Mobile devices, data breaches and patient privacy rights were some of the most talked-about topics in health IT in 2011, and according to expert opinions complied by ID Experts, 2012 won’t be any different.
In fact, experts continue to predict an upswing in mobile and social media usage, response plans, and even reputation fallout. Eleven industry experts outlined healthcare data trends to look for in 2012.
1. Mobile devices could mean trouble. Healthcare organizations won’t be immune to data breach risks caused by the increased use of mobile devices in the work place, said Larry Ponemon, chairman and founder of the Ponemon Institute. A recent study confirms that 81 percent of healthcare providers use mobile devices to collect, store, and/or transmit some form of personal health information (PHI). But, 49 percent of those admit they’re not taking steps to secure their devices.
2. Class-action litigation firestorms are looming. Class-action lawsuits will be on the rise in 2012, predicts Kirk Nahra, partner, Wiley Rein LLP. This will most likely be due to patients suing healthcare organizations for failing to protect their PHI. This past year was filled with several similar suits for organizations, some of which involved business associates and breached patient data. And despite the outcomes, one affect is certain: significant risk and cost for companies affected by the suits.
3. Social media risks will grow. Chris Apgar, CEO and president at Apgar & Associates, predicts that, as more physicians and healthcare organizations move to social media, its misuse will increase the exposure of PHI. A recent example includes a healthcare worker posting sensitive information about a patient on his Facebook. According to ID Experts, healthcare organizations often don’t develop a social media use plan, leaving a gray area of sorts for employees exposing PHI through personal social networking pages.
4. Cloud computing is not a panacea. Moreover, the technology is outpacing security and creating unprecedented liability risks, said James C Pyles, principal, Powers Pyles Sutter & Verville. According to Pyles, with fewer resources, cloud computing is an attractive option for healthcare providers, especially with the rise of HIEs. But, with privacy and legal issues coming to light, ID Experts said a “covered entity” will need to enter into a “carefully written business associate agreement with a cloud-computing vendor before disclosing protected health information.”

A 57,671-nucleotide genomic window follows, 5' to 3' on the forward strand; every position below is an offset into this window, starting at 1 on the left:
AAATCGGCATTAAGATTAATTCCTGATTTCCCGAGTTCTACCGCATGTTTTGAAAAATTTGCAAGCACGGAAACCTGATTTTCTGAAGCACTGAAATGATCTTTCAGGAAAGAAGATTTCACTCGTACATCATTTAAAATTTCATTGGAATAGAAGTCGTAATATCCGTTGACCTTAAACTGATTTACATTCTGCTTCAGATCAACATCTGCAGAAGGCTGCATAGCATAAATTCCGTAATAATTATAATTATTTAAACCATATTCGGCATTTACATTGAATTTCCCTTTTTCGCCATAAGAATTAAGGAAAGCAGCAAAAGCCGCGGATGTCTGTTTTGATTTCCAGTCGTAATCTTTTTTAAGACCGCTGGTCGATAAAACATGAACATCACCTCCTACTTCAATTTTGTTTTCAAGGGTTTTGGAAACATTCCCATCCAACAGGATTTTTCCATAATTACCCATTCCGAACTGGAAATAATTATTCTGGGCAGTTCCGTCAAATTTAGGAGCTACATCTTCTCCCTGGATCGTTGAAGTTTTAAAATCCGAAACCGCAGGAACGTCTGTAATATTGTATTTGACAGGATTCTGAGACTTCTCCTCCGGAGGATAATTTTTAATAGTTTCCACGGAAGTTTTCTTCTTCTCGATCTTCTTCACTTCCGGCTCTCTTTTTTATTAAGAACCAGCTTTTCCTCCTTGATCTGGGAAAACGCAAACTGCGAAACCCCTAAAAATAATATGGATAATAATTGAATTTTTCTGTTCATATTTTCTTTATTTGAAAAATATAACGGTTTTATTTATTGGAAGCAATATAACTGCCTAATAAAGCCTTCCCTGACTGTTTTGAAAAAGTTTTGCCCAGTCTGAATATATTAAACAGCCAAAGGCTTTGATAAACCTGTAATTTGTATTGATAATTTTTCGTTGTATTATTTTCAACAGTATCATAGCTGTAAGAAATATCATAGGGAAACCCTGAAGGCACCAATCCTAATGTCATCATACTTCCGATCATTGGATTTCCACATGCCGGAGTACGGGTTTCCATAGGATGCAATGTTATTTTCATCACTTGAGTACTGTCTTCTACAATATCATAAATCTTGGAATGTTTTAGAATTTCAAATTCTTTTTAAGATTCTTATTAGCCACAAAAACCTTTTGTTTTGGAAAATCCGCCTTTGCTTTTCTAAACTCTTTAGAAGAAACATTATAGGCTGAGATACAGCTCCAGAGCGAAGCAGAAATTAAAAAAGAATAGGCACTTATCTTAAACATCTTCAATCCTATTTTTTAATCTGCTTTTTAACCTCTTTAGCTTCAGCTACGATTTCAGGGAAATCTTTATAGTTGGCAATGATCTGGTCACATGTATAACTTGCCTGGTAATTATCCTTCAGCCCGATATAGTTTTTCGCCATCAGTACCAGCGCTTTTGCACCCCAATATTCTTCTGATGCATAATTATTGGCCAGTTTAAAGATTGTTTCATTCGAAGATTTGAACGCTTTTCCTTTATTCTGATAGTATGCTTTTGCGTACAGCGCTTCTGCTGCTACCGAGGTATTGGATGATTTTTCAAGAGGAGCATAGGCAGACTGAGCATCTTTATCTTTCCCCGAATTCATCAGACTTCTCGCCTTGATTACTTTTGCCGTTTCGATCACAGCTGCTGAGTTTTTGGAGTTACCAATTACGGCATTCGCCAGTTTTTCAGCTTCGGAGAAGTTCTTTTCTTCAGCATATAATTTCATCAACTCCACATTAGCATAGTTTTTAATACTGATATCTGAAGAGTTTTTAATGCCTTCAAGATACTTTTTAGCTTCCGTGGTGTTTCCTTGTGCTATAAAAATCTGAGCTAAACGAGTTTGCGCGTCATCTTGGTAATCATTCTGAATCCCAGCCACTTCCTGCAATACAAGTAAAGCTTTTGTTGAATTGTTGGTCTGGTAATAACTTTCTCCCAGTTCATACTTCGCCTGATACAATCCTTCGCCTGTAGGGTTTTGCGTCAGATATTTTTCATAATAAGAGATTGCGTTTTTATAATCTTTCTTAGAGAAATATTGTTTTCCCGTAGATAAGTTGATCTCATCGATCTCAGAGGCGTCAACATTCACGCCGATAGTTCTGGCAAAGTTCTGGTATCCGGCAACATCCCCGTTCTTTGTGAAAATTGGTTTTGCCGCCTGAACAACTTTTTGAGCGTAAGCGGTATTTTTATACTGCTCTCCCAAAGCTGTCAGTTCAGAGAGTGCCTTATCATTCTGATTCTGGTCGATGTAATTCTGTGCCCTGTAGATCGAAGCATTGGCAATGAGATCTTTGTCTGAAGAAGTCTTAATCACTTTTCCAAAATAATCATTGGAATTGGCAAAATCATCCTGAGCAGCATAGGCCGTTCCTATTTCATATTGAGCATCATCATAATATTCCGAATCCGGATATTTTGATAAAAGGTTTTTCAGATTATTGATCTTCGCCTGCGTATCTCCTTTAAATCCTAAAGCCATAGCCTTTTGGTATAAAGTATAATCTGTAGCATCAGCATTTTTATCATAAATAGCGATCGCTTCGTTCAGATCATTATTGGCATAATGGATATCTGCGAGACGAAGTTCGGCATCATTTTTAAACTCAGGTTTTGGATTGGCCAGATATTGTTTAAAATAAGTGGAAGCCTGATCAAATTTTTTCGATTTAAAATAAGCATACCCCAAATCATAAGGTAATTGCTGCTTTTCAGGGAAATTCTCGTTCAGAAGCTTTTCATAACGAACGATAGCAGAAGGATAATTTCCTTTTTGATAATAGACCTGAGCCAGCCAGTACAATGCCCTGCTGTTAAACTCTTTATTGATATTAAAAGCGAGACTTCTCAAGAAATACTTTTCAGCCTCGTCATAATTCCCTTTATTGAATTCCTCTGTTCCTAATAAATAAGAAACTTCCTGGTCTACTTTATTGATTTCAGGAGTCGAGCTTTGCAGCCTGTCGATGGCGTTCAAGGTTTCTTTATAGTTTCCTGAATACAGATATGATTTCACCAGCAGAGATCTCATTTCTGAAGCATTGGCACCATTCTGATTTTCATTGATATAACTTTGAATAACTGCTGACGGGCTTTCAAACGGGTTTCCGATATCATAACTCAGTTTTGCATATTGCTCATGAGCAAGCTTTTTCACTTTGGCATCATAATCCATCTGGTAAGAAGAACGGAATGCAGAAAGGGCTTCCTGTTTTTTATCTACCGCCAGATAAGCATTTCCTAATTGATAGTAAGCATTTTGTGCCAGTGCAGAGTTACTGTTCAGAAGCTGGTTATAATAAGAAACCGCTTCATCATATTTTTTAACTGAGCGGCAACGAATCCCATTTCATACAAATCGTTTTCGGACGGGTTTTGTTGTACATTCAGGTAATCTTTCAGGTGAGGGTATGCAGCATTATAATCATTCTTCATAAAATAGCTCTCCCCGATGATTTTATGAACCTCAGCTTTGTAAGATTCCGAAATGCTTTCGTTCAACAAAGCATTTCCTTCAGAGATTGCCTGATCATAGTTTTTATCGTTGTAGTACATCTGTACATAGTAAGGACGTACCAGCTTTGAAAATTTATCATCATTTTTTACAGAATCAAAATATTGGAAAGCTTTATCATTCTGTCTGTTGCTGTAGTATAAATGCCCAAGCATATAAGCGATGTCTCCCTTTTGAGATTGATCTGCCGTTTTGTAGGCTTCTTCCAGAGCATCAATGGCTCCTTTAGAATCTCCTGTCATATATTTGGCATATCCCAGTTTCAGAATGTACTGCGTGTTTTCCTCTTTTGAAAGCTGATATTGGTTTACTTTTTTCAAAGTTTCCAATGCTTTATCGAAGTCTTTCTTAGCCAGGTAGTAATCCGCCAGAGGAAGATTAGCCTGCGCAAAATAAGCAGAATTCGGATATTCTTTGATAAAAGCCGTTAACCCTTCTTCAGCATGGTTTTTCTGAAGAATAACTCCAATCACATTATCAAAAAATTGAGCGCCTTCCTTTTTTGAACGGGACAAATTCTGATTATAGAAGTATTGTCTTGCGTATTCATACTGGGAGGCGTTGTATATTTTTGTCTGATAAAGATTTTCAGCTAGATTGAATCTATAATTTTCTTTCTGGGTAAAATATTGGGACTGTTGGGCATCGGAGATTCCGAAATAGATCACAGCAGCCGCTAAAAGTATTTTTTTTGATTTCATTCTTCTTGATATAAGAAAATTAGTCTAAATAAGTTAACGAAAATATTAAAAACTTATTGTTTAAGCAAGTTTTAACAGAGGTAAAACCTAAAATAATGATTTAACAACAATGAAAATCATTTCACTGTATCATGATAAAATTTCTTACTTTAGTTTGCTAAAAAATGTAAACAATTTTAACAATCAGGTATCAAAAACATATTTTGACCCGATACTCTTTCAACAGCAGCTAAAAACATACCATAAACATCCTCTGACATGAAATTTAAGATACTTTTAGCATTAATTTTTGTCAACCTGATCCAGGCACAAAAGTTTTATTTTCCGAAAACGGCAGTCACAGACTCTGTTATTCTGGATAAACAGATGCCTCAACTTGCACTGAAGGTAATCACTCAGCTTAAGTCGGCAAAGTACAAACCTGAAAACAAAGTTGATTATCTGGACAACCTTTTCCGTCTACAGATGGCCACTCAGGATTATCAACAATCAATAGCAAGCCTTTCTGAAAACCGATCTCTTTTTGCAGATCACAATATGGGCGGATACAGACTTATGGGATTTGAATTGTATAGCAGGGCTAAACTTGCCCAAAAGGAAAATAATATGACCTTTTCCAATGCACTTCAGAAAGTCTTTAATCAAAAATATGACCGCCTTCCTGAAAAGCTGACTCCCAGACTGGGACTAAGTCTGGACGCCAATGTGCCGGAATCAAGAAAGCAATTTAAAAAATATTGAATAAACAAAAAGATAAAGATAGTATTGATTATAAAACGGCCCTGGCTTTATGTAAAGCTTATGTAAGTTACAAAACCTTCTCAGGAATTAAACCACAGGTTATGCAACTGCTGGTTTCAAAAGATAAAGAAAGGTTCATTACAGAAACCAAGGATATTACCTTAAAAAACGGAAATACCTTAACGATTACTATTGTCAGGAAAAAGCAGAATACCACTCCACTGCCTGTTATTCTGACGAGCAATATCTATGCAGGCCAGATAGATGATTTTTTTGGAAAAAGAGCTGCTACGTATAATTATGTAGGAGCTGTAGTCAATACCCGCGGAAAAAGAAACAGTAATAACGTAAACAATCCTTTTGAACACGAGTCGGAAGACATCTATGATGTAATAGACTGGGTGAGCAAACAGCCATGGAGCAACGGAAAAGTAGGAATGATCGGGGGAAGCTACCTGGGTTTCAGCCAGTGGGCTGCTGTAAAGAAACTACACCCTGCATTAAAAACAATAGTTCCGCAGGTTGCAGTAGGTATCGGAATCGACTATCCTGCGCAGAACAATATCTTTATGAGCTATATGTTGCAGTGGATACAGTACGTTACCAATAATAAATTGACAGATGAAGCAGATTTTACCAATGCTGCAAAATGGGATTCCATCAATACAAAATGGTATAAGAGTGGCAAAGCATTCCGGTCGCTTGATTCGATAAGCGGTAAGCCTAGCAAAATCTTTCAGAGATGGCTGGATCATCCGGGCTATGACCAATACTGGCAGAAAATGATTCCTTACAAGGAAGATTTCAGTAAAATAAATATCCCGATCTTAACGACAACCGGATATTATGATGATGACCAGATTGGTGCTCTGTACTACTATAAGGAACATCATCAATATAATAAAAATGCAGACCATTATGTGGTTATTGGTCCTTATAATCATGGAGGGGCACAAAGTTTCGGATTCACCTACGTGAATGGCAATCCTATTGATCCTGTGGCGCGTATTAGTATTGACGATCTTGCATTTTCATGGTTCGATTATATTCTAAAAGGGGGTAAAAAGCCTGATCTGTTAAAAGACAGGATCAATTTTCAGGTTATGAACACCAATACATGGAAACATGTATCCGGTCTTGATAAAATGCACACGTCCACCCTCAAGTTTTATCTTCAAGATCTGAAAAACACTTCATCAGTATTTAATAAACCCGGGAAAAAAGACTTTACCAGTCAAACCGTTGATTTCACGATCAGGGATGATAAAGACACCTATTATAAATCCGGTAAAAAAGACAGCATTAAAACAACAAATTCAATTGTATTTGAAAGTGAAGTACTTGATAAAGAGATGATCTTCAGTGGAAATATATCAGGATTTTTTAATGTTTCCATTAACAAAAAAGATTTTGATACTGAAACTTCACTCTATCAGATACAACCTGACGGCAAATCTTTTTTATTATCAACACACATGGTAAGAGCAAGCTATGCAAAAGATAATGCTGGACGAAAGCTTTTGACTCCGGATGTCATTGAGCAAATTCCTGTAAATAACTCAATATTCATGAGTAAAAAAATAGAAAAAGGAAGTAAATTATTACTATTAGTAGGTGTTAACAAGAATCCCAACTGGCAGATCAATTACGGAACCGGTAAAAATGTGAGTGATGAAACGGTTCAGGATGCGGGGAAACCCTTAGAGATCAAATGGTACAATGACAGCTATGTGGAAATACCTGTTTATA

5. Reliance on business associates could result in new risks. Larry Walker, president of the Walker Company, believes economic realties will force healthcare providers to continue to outsource many of their functions. This includes billing to third parties or business associates, even though business associates are considered the “weak link in the chain” when it comes to privacy and security.
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6. Organizations could see reputation fallout. Rick Kam, president and co-founder of ID Experts, said identity theft and medical identity theft resulting from data breach exposure are causing patients financial and emotional harm. This often results in patients switching to other providers. According to the Ponemon study, the average lifetime value of one patient is more than $113,000.
8. Emphasis on “willful neglect” will lead to increased enforcements of HIPAA. Adam Greene, partner, Davis, Wright, Tremaine, said the focus over the next year will be on the 150 HITECH Act audits and publication of the final rules implementing modifications to the HIPAA regulations. But the biggest changes, he said, may be at the OCR investigation level. Expect OCR to pursue enforcement against noncompliance due to “willful neglect,” resulting in a sharp increase in financial settlements and fines.
9. Privacy and security training to become an annual requirement. Peter Cizik, co-founder and CEO at BridgeFront, said healthcare organizations have gotten better at putting procedures in place, but staff still isn’t following them. And since the majority of breaches happen due to human error, targeted training and awareness programs will become common in the upcoming year.
10. An increase in fraudsters means an increase in fraud risk education. Jonnie Massey, supervisor at the Special Investigations Unit, Oregon Dental Service Companies, said pressure, opportunity, and rationalization are all dangerous elements that can lead to committing a healthcare-related crime. And during hard economic times, these crimes are more prevalent. Educating those at risk may deter some from stepping over the line, or help those at risk to prevent themselves from being a victim.
11. Healthcare organizations will turn to cyber liability insurance. As organizations continue to implement their EHRs, said Christine Marciano, president of Cyber Data Risk Managers, they will consider options to protect themselves and their patients. A breach can be both costly and damaging to the organization’s reputation. And with the increased vulnerabilities, as part of a data breach response plan, organizations will increasingly turn to a cyber security/data breach insurance policy.
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